Holding Back? 3 Tips to Foster More Feedback

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As we close out 2014, here's one of our top blogs of all time. It serves as a great reminder to stay present and give feedback, even if it's just a quick gesture of appreciation.

Feedback. We all want it, and we rarely get enough of it.


Feedback taps into our emotional desire to be seen. We crave it.

When I feel like I am not giving or receiving enough feedback, I check in. Sometimes I am scared – about what the end result will be. However, I know if I don’t hear or say what I need to – I am missing an opportunity.

And sometimes it truly surprises me. During one of my regular one-on-one meetings with a team member, I asked for feedback. She immediately responded with, “I want more feedback.” My response, “Perfect – let’s talk about that.” We then had a conversation about what feedback meant and looked like for each of us. Sometimes it is that easy to take the first step.

Here are three tips to create more feedback around you:

    1. You never know until you ask.Like I shared, the old adage is true here. Ask for feedback. Don’t assume that it will magically appear on your office desk or your kitchen table for that matter. It is nice when it does, but hoping is never a strategy.Ask the people most important to you for feedback – the good, the bad, the ugly. It is all a gift. It does start with you here.

 

    1. Don’t judge a book by its cover.Get curious about what feedback means to people around you. Ask about people’s preferences.In meetings with team members, ask them specifically how they prefer to receive feedback. Some may want group critique – some private. Some may want verbal – some written. Make sure to listen and deliver it the way they prefer.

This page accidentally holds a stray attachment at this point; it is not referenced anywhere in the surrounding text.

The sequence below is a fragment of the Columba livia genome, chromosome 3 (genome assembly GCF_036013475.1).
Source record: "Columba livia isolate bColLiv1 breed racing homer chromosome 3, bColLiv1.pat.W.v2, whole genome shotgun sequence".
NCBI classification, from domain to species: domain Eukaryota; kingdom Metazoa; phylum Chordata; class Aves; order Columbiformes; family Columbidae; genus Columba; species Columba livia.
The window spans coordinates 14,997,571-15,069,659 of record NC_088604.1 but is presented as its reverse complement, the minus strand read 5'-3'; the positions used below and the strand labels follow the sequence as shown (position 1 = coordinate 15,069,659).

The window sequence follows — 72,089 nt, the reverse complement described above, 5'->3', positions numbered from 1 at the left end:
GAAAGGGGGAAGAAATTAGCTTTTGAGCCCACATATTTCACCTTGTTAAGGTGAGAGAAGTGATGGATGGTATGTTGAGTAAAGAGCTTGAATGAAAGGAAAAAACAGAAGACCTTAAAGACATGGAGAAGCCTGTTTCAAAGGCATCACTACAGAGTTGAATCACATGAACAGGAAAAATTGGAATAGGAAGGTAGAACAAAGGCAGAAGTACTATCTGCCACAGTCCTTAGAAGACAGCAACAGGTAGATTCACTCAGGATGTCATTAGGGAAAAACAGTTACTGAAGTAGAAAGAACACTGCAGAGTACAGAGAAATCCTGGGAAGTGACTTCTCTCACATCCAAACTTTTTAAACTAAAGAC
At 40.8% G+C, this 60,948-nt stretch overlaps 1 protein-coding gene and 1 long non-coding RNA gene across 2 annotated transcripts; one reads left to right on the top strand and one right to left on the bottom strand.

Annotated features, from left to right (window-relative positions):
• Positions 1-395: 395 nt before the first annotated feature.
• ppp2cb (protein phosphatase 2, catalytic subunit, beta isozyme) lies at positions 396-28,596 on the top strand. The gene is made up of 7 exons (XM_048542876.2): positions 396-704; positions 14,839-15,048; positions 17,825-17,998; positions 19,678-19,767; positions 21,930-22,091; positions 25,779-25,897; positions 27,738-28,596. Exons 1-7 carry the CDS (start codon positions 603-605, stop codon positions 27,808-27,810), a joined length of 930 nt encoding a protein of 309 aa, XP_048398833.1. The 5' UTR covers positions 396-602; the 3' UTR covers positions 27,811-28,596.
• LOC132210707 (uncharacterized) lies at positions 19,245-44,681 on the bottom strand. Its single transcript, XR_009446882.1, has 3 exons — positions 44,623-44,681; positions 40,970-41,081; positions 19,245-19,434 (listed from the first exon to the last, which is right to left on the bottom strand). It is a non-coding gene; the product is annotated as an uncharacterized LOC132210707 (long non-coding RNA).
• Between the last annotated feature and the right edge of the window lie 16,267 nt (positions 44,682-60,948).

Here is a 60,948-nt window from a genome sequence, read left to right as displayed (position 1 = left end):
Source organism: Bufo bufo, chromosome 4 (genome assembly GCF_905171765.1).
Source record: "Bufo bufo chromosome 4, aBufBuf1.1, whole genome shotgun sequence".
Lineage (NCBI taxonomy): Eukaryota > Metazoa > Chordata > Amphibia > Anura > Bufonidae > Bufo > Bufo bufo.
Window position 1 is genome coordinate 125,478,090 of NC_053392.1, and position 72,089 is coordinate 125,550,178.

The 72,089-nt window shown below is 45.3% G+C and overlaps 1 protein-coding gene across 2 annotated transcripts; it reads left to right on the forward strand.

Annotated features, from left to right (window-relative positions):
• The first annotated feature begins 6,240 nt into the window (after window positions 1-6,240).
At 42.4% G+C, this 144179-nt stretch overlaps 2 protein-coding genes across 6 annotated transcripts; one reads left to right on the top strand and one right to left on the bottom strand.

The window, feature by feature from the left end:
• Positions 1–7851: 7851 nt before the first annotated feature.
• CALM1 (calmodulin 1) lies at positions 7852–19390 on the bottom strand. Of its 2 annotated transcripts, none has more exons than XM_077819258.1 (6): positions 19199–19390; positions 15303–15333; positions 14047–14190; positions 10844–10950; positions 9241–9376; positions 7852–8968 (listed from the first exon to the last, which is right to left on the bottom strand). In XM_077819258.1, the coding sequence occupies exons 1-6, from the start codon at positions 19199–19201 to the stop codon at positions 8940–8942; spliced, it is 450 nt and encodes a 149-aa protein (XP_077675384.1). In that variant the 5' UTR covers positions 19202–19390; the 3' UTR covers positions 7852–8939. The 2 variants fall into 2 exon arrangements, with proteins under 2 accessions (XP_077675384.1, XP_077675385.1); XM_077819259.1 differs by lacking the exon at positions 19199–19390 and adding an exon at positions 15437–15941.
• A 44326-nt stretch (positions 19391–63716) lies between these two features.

1. Affirm me, please.Positive feedback is often overlooked. Don’t hold it in. Go there.Give your team members positive feedback and make it specific. In our Fierce Feedback model, we emphasize the importance of giving concrete, specific examples of what is done well. Instead of saying “You did a great job at that meeting” – be pointed and say “The way you handled the concern about our delivery time was very thoughtful and showed you did your research. Great work.” See the difference?



There is a lot to gain when we have more feedback conversations – both personally and company-wide. In fact, research by Gallup shows that companies who implement regular employee feedback have turnover rates that are 14.9% lower than for employees who receive no feedback.

How are you going to start?

This blog was originally published October 1, 2014 by Stacey Engle, EVP of Marketing.

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